Volume 13 - Article 11 | Pages 231–280  

On the relationship between period and cohort mortality

By John R. Wilmoth

This article is part of the Special Collection 4 "Human Mortality over Age, Time, Sex, and Place: The 1st HMD Symposium"


In this paper I explore the formal relationship between period and cohort mortality, focusing on a comparison of measures of mean lifespan. I consider not only the usual measures (life expectancy at birth for time periods and birth cohorts) but also some alternative measures that have been proposed recently.
I examine (and reject) the claim made by Bongaarts and Feeney that the level of period is distorted, or biased, due to changes in the timing of mortality. I show that their proposed alternative measure, called “tempo-adjusted” life expectancy, is exactly equivalent in its generalized form to a measure proposed by both Brouard and Guillot, the cross-sectional
average length of life (or CAL), which substitutes cohort survival probabilities for their period counterparts in the calculation of mean lifespan.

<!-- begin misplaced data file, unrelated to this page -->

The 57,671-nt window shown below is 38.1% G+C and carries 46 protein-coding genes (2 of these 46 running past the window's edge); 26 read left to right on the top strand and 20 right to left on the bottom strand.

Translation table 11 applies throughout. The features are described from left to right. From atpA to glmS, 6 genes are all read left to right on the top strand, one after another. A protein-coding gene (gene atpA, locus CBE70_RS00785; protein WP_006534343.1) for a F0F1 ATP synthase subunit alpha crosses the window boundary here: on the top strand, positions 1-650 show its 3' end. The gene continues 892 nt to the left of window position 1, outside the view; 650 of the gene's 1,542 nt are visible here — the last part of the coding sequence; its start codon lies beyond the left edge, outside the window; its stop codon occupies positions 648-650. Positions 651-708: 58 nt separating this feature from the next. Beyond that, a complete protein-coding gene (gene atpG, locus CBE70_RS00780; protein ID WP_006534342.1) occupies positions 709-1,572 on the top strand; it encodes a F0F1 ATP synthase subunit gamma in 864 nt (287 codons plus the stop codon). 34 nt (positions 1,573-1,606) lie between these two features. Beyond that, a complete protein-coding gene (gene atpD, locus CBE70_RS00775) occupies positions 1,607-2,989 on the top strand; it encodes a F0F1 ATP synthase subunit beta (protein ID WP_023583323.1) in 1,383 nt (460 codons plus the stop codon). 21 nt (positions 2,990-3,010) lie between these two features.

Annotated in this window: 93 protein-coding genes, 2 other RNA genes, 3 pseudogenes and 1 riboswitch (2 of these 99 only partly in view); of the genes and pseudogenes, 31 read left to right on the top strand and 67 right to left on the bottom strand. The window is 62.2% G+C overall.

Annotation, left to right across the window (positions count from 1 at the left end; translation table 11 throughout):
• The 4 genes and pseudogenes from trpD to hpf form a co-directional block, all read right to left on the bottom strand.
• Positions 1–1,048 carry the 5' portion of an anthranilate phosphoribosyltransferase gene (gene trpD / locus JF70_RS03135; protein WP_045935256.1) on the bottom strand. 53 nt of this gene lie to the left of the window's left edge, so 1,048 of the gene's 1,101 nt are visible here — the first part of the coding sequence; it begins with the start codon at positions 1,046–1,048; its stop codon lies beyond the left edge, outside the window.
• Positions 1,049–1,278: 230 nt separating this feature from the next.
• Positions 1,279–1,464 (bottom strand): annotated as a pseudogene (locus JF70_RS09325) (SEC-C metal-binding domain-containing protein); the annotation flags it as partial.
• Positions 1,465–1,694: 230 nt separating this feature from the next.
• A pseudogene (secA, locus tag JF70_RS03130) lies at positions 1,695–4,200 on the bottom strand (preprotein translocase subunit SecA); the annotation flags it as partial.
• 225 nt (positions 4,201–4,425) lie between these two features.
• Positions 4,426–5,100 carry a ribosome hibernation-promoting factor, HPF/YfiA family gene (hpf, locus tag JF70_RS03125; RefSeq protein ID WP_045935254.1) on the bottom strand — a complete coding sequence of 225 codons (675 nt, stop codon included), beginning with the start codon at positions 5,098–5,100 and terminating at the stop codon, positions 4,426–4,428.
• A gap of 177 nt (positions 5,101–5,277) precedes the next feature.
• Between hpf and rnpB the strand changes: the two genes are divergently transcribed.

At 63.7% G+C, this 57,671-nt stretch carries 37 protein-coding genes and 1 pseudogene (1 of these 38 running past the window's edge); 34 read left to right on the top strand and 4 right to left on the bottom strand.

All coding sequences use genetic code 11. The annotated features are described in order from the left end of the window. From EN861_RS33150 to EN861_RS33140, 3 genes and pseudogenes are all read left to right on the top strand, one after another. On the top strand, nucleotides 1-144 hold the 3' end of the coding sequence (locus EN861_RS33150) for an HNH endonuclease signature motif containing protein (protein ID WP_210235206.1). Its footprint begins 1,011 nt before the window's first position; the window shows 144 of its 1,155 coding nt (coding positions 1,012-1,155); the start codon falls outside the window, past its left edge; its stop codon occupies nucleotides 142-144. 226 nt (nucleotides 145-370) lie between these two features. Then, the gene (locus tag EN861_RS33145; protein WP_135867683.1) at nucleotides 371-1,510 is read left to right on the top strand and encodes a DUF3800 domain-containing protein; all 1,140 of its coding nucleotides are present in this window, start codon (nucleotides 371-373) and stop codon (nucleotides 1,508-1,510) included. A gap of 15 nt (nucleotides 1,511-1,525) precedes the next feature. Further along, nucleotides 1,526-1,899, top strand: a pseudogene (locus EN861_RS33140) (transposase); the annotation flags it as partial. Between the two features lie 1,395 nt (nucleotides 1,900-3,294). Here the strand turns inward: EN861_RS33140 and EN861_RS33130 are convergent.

I conclude that this measure does not in any sense correct for a distortion in period life expectancy at birth, but rather offers an alternative measure of mean lifespan that is approximately equal to two analytically interesting quantities: 1) the mean age at death in a given year for a hypothetical population subject to observed historical mortality conditions but with a constant annual number of births; and 2) the mean age at death, , for a cohort born years ago.
However, I also observe that the trend in period does indeed offer a biased depiction of the pace of change in mean lifespan from cohort to cohort. Holding other factors constant, an historical increase in life expectancy at birth is somewhat faster when viewed from the perspective of cohorts (i.e., year of birth) than from the perspective of periods (i.e., year of death).

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